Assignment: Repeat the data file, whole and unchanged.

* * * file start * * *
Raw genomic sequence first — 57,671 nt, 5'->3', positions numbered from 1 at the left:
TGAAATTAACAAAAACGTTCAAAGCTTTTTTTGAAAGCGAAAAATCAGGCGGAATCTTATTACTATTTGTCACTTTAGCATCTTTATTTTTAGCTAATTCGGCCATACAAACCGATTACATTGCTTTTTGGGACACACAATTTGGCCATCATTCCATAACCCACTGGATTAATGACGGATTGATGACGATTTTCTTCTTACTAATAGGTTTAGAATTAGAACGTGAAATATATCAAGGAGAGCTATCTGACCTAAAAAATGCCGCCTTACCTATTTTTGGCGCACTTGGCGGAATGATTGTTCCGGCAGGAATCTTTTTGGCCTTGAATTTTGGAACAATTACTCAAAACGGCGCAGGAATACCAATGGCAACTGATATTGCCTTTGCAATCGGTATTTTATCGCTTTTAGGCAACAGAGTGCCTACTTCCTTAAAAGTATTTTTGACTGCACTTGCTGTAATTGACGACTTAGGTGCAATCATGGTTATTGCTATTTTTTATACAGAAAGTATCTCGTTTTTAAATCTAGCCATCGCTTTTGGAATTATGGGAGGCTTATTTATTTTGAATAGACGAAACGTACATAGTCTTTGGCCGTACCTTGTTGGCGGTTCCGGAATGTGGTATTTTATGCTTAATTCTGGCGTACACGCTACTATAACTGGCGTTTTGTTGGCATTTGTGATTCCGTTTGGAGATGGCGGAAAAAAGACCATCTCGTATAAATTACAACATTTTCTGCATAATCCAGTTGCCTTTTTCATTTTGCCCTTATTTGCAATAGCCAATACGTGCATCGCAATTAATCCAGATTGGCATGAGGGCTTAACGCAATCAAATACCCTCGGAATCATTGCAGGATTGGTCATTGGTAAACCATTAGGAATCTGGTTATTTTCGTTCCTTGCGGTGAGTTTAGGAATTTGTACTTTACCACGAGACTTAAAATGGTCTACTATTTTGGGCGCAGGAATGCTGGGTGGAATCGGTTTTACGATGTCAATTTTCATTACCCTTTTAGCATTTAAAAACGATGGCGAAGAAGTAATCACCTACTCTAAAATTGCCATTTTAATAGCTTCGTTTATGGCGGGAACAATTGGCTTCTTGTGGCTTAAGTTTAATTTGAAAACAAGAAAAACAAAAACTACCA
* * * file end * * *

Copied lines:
Raw genomic sequence first — 57,671 nt, 5'->3', positions numbered from 1 at the left:
TGAAATTAACAAAAACGTTCAAAGCTTTTTTTGAAAGCGAAAAATCAGGCGGAATCTTATTACTATTTGTCACTTTAGCATCTTTATTTTTAGCTAATTCGGCCATACAAACCGATTACATTGCTTTTTGGGACACACAATTTGGCCATCATTCCATAACCCACTGGATTAATGACGGATTGATGACGATTTTCTTCTTACTAATAGGTTTAGAATTAGAACGTGAAATATATCAAGGAGAGCTATCTGACCTAAAAAATGCCGCCTTACCTATTTTTGGCGCACTTGGCGGAATGATTGTTCCGGCAGGAATCTTTTTGGCCTTGAATTTTGGAACAATTACTCAAAACGGCGCAGGAATACCAATGGCAACTGATATTGCCTTTGCAATCGGTATTTTATCGCTTTTAGGCAACAGAGTGCCTACTTCCTTAAAAGTATTTTTGACTGCACTTGCTGTAATTGACGACTTAGGTGCAATCATGGTTATTGCTATTTTTTATACAGAAAGTATCTCGTTTTTAAATCTAGCCATCGCTTTTGGAATTATGGGAGGCTTATTTATTTTGAATAGACGAAACGTACATAGTCTTTGGCCGTACCTTGTTGGCGGTTCCGGAATGTGGTATTTTATGCTTAATTCTGGCGTACACGCTACTATAACTGGCGTTTTGTTGGCATTTGTGATTCCGTTTGGAGATGGCGGAAAAAAGACCATCTCGTATAAATTACAACATTTTCTGCATAATCCAGTTGCCTTTTTCATTTTGCCCTTATTTGCAATAGCCAATACGTGCATCGCAATTAATCCAGATTGGCATGAGGGCTTAACGCAATCAAATACCCTCGGAATCATTGCAGGATTGGTCATTGGTAAACCATTAGGAATCTGGTTATTTTCGTTCCTTGCGGTGAGTTTAGGAATTTGTACTTTACCACGAGACTTAAAATGGTCTACTATTTTGGGCGCAGGAATGCTGGGTGGAATCGGTTTTACGATGTCAATTTTCATTACCCTTTTAGCATTTAAAAACGATGGCGAAGAAGTAATCACCTACTCTAAAATTGCCATTTTAATAGCTTCGTTTATGGCGGGAACAATTGGCTTCTTGTGGCTTAAGTTTAATTTGAAAACAAGAAAAACAAAAACTACCA